“Oh Ann Perkins, you beautiful sunflower. You totally changed me, you know that?”
I’d like to say that Leslie and Ann’s story ended where it began—with the pit and a promise—but we all know their story isn’t over. What began as a friendship of necessity between a nurse and “that parks lady” stopped being about parks a long time ago. This is the strongest relationship that Leslie Knope and Ann Perkins will ever have, and while Ann might be moving somewhere all bright and new, Leslie’s still the one she’ll call for the important things.
Last night, we said goodbye to Ann Perkins (Ann Perkins!) and Chris Traeger. Two of the most beautiful rule-breaking moths in Pawnee are off to start their new life in Michigan, and I’m still in mourning. When I first read that Rashida Jones and Rob Lowe were leaving Parks and Rec midway through the season, the woman standing next to me in the elevator probably thought I was having a heart attack, because I put my hand to my heart and gasped, and I saw her take a step back. (I saw you, lady.) What is it with comedies and people LEAVING lately?
Today is Leslie Knope’s last day on City Council. She’s taken African dance lessons, watched every episode of Murphy Brown, temporarily adopted a cat, and left a few internet comments (probably quotes from Jack London), but Leslie is definitely not through with the stages of grief. So when Councilman Dexhart holds yet another press conference to admit yet another scandal, she takes it as a sign. Pawnee still needs her. She’s going to run for Dexhart’s seat.
I volunteered in small-town Alaska for a year after college. I only had room for the essentials, so I packed my Parks and Rec DVDs—just wedged them into my rain boots and set off. The DVDs got as much use as the boots did, and I could probably count on two hands the number of days I didn’t wear rain boots. I introduced the show to my roommates in our first week there, and it became our language. We said yes with “I think I will good lady” and yelled “MAKE YOUR FACE BETTER” behind the lens of every photo. At a Know Your Boo-style game night, we defaulted to the show for any answers we didn’t know about each other, so one roommate’s parents were named Ron and Tammy, and another’s favorite movie was books. At the end of the year, a friend called me her real-life Leslie Knope and I put it in a cover letter. (more…)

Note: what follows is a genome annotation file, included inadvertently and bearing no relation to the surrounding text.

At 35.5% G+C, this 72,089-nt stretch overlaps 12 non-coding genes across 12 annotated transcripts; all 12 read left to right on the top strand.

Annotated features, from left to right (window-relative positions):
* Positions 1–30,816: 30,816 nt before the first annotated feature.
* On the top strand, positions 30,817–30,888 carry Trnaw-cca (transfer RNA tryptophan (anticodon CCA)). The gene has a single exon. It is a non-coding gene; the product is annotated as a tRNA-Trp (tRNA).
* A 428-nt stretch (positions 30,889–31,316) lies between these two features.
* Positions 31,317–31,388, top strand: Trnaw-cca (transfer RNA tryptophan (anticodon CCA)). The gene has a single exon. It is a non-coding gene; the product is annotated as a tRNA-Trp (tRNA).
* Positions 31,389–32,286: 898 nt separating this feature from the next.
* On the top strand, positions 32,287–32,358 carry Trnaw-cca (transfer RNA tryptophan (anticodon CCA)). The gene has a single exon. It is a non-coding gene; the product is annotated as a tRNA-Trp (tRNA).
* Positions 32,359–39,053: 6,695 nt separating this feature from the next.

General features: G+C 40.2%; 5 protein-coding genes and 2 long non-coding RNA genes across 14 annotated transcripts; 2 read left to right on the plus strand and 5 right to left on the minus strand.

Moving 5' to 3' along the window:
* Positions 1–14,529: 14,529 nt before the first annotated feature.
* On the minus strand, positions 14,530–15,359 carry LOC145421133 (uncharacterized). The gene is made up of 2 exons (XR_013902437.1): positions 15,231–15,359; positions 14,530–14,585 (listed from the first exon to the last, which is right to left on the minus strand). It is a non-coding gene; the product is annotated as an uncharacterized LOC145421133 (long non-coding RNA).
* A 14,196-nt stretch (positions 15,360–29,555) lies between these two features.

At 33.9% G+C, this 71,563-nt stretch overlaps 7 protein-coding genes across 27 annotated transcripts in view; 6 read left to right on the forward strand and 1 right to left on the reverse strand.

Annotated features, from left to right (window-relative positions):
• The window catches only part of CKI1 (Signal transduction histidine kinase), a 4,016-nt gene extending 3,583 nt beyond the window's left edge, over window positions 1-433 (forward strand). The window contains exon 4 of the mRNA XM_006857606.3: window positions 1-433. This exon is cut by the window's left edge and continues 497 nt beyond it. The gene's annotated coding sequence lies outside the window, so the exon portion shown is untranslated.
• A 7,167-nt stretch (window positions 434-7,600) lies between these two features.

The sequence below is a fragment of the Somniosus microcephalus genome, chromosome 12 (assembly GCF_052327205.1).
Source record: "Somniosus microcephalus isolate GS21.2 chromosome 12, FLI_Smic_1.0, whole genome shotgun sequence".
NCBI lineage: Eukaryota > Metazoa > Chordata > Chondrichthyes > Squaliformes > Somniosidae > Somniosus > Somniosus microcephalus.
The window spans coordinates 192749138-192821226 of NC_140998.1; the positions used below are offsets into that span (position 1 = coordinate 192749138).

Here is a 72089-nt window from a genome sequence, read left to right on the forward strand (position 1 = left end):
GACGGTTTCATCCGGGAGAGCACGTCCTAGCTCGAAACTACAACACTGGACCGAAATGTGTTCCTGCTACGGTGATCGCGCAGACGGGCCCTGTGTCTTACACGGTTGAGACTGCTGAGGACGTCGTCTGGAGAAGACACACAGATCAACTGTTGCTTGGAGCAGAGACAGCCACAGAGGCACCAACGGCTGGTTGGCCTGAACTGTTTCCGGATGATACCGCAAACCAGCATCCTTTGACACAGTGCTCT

So Ben likes a woman in roller skates. Everyone has a thing, right? For Ben Wyatt, it’s roller skates, political activism, and the music of the early nineties. If he’s not on your laminated list of fictional men, I’m judging you. Ben’s a nerd in the same way real people are nerds: he gets passionately obsessed about things. Leslie gets passionately obsessed about people, which is why they fit together so well. She pays attention to everything Ben loves and gives it back to him in the form of a theme party. He returns the favor by missing that entire party to watch Leslie stage a filibuster for the town she represents.
Welcome to 2014! Sherlock is back (and Greg Lestrade is lookin’ FINE). Community is back. Victor Garber is back. David Tennant is coming to American television. Parks and Rec hits its 100th. I’m finally going to watch Scandal and The West Wing (#resolutions). It’s all very exciting. But before we jump into the new year, let’s look back at the best of the last. (more…)
I love that Leslie Knope loves Pawnee even when it isn’t easy. She doesn’t take the town’s flaws as an excuse to stop caring; she takes them as a reason to care even harder. I love that this show portrays public service as hard work, but work worth doing, and I love that it insists that work worth doing should always be done, regardless of how many people appreciate you for it. I love that Leslie is up for that challenge. But sometimes I just want to take her to eat waffles in some other corner of the world and tell her that it’s ok to care for herself too. (more…)